A panel of medical advisers on Thursday unanimously dashed a Cambridge biotech’s hopes that US regulators would reconsider a twice-rejected implantable device designed for adults with uncontrolled blood sugar stemming from Type 2 diabetes.
In a 19-0 vote, the panel concluded the device’s benefits were outweighed by its safety risks, including the potential for kidney and heart problems. The vote essentially upheld the Food and Drug Administration’s earlier rejections, although some members called for new clinical studies to address safety and dosing concerns.
The device, called ITCA 650, is inserted under the skin and releases the drug exenatide continuously for six months, making it easier for diabetics who don’t take other medicines as prescribed. Some 30 million Americans suffer from Type 2 diabetes.
About a dozen diabetes patients and doctors, including some who ran clinical trials around the country, told the advisory panel that the drug-device combination led to beneficial weight losses and lower blood sugar levels in patients, who preferred it to injections or pills.
But an FDA staff review of the clinical data showed the risk of acute kidney injuries and major adverse cardiac events such as heart attacks or strokes in patients, along with troubling inconsistencies in the amount of drug the device released over time.
“The sliver of benefit is awfully thin to counterbalance what we don’t know and what signals we are seeing with respect to [safety] risk,” said committee member Dr. Brendan Everett, a cardiovascular medicine specialist at Brigham & Women’s Hospital in Boston.
The panel was convened by the FDA’s chief scientist, Dr. Namandjé N. Bumpus, for a rare hearing to address objections raised in an appeal by i2o Therapeutics — which acquired the device and drug combination this year — of previous decisions. The FDA’s Center for Drug Evaluation and Research rejected the product in 2017 and 2020.
A detailed point-by-point rebuttal of earlier findings was led by i2o chief executive Kurt Graves. Graves spent more than a decade trying to win approval of the diabetes treatment when he led Boston-based Intarcia Therapeutics. In 2020, after the FDA rejections, Intarcia auctioned off the device technology, which was acquired by i2o.
Graves and other i2o representatives argued that many of the safety risks found in clinical trials were common to, and no worse than, those in approved Type 2 diabetes medications. Those risks could be reduced in part by making sure patients are well hydrated, i2o officials said.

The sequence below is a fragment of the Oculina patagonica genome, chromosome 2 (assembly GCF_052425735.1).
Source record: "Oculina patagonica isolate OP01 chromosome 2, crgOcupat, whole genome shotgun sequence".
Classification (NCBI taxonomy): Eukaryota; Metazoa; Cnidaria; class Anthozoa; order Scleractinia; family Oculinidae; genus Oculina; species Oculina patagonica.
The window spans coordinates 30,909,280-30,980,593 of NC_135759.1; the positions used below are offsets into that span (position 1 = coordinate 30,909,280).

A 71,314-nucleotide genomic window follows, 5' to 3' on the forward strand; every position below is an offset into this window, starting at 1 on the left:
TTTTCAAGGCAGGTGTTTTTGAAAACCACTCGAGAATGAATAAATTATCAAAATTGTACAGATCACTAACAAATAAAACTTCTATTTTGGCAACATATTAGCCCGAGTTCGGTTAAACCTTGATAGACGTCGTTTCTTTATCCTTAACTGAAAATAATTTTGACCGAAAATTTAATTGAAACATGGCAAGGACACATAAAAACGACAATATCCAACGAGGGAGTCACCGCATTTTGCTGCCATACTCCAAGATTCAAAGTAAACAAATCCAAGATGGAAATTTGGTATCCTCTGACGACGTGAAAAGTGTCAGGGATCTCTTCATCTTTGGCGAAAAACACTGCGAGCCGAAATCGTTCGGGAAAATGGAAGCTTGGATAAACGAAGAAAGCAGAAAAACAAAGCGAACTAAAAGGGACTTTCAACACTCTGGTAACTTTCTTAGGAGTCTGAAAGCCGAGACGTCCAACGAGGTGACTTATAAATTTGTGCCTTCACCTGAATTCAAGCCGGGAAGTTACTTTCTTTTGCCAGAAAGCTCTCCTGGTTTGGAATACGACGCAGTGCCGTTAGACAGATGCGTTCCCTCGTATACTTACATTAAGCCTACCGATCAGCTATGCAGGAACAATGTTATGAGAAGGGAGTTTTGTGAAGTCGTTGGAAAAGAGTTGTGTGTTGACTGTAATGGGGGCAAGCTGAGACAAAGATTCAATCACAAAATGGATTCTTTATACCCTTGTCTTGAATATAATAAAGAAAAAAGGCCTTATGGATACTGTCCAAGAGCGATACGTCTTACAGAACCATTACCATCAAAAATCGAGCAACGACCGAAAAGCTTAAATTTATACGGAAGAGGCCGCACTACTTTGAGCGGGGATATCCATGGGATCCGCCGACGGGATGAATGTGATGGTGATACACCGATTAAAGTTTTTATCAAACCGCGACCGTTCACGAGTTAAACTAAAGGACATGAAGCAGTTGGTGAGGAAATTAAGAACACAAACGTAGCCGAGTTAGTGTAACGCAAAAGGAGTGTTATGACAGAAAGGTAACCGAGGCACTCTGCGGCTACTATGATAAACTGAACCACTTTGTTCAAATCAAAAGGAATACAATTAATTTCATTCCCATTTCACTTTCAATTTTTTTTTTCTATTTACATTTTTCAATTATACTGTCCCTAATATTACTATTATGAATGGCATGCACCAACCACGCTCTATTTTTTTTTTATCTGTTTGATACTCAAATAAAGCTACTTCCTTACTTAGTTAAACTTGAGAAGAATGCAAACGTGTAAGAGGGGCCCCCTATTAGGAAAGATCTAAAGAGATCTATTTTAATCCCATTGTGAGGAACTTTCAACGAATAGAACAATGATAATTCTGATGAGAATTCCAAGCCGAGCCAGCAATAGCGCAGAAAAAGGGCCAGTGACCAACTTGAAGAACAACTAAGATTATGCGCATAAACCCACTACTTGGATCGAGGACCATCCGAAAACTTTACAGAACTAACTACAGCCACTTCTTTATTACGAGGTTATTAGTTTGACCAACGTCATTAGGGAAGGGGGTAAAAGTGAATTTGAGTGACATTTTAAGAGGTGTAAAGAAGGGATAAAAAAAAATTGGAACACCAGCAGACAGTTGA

Most of the speakers at a public forum that was part of Thursday’s hearings said the device should be allowed on the market, arguing it was easier than frequent injections or oral medications and helpful to a large share of patients with Type 2 diabetes.
“Let’s keep moving the innovation and get it to market,” said Kelly Close, founder of Close Concerns, a San Francisco health information firm focusing on diabetes and obesity.
Dr. Lisa Connery, a family medicine physician in Norman, Okla., who implanted the matchstick-sized devices in patients during a four-year clinical trial, told the committee, “They are very well tolerated.”
She said one patient, an oil patch worker, couldn’t take other medicines regularly because of long hours in the field but experienced a big drop in his blood sugar levels with the ITCA 650 device. “Even after he moved from Oklahoma to Texas,” she said, “he chose to come back every six months to get the implants done because it was life-changing for this gentleman.”
Advisory committee members, even while turning thumbs down on the treatment, didn’t dispute its benefits. They said a subcutaneous implant could be helpful if the safety concerns could be mitigated.
“There is compelling reason to carefully consider this drug-device combination,” said Dr. Rita Kalyani, a committee member who is an associate professor at Johns Hopkins University School of Medicine. “The question is whether there’s adequate data to demonstrate that everyone who wants to take it could take it in a safe way.”
Everett, of Brigham and Women’s, said he had “serious concerns” about acute kidney disease seen in a small number of clinical trial patients, especially because the trials likely enrolled fewer patients with chronic kidney disease than in the broader diabetic population.
“I worry that if the drug were used in a non-clinical trial population, the rates of acute kidney disease would actually be higher,” he said.
An earlier version of this story misstated how Intarcia ended its operations in 2020.
Robert Weisman can be reached at email@example.com.